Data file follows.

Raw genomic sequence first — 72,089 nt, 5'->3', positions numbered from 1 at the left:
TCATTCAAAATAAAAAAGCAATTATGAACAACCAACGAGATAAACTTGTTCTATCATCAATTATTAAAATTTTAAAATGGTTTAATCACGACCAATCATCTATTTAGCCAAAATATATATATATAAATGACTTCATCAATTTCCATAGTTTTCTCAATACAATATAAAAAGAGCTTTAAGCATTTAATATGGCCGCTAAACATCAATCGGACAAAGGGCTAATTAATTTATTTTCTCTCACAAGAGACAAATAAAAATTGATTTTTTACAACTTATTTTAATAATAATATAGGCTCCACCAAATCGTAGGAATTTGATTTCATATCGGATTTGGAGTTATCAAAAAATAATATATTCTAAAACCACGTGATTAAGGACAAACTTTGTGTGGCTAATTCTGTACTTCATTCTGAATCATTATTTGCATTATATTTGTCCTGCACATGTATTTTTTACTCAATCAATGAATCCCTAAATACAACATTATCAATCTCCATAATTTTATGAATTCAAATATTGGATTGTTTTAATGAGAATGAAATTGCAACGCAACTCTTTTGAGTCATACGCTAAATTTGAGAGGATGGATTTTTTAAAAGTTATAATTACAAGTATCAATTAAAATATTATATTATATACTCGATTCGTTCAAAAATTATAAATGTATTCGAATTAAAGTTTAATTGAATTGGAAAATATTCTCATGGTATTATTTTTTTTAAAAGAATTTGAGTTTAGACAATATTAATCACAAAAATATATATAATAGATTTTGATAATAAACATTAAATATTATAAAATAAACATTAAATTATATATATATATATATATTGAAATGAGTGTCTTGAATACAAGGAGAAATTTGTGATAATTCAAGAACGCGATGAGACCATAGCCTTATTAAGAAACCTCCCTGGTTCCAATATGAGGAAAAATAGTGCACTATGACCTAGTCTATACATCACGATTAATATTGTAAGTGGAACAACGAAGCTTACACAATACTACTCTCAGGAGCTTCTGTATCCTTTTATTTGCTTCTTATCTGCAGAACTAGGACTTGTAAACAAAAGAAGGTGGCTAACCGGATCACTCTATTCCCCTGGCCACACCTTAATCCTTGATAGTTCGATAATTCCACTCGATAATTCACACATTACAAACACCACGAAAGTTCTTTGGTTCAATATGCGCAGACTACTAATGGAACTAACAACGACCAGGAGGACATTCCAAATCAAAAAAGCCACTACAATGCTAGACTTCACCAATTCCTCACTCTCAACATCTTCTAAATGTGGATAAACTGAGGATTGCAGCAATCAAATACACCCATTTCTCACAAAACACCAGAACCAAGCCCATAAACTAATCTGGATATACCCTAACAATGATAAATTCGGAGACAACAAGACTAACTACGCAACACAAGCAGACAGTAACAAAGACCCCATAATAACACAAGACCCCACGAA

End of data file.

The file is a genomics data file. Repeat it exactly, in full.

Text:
Raw genomic sequence first — 72,089 nt, 5'->3', positions numbered from 1 at the left:
TCATTCAAAATAAAAAAGCAATTATGAACAACCAACGAGATAAACTTGTTCTATCATCAATTATTAAAATTTTAAAATGGTTTAATCACGACCAATCATCTATTTAGCCAAAATATATATATATAAATGACTTCATCAATTTCCATAGTTTTCTCAATACAATATAAAAAGAGCTTTAAGCATTTAATATGGCCGCTAAACATCAATCGGACAAAGGGCTAATTAATTTATTTTCTCTCACAAGAGACAAATAAAAATTGATTTTTTACAACTTATTTTAATAATAATATAGGCTCCACCAAATCGTAGGAATTTGATTTCATATCGGATTTGGAGTTATCAAAAAATAATATATTCTAAAACCACGTGATTAAGGACAAACTTTGTGTGGCTAATTCTGTACTTCATTCTGAATCATTATTTGCATTATATTTGTCCTGCACATGTATTTTTTACTCAATCAATGAATCCCTAAATACAACATTATCAATCTCCATAATTTTATGAATTCAAATATTGGATTGTTTTAATGAGAATGAAATTGCAACGCAACTCTTTTGAGTCATACGCTAAATTTGAGAGGATGGATTTTTTAAAAGTTATAATTACAAGTATCAATTAAAATATTATATTATATACTCGATTCGTTCAAAAATTATAAATGTATTCGAATTAAAGTTTAATTGAATTGGAAAATATTCTCATGGTATTATTTTTTTTAAAAGAATTTGAGTTTAGACAATATTAATCACAAAAATATATATAATAGATTTTGATAATAAACATTAAATATTATAAAATAAACATTAAATTATATATATATATATATATTGAAATGAGTGTCTTGAATACAAGGAGAAATTTGTGATAATTCAAGAACGCGATGAGACCATAGCCTTATTAAGAAACCTCCCTGGTTCCAATATGAGGAAAAATAGTGCACTATGACCTAGTCTATACATCACGATTAATATTGTAAGTGGAACAACGAAGCTTACACAATACTACTCTCAGGAGCTTCTGTATCCTTTTATTTGCTTCTTATCTGCAGAACTAGGACTTGTAAACAAAAGAAGGTGGCTAACCGGATCACTCTATTCCCCTGGCCACACCTTAATCCTTGATAGTTCGATAATTCCACTCGATAATTCACACATTACAAACACCACGAAAGTTCTTTGGTTCAATATGCGCAGACTACTAATGGAACTAACAACGACCAGGAGGACATTCCAAATCAAAAAAGCCACTACAATGCTAGACTTCACCAATTCCTCACTCTCAACATCTTCTAAATGTGGATAAACTGAGGATTGCAGCAATCAAATACACCCATTTCTCACAAAACACCAGAACCAAGCCCATAAACTAATCTGGATATACCCTAACAATGATAAATTCGGAGACAACAAGACTAACTACGCAACACAAGCAGACAGTAACAAAGACCCCATAATAACACAAGACCCCACGAA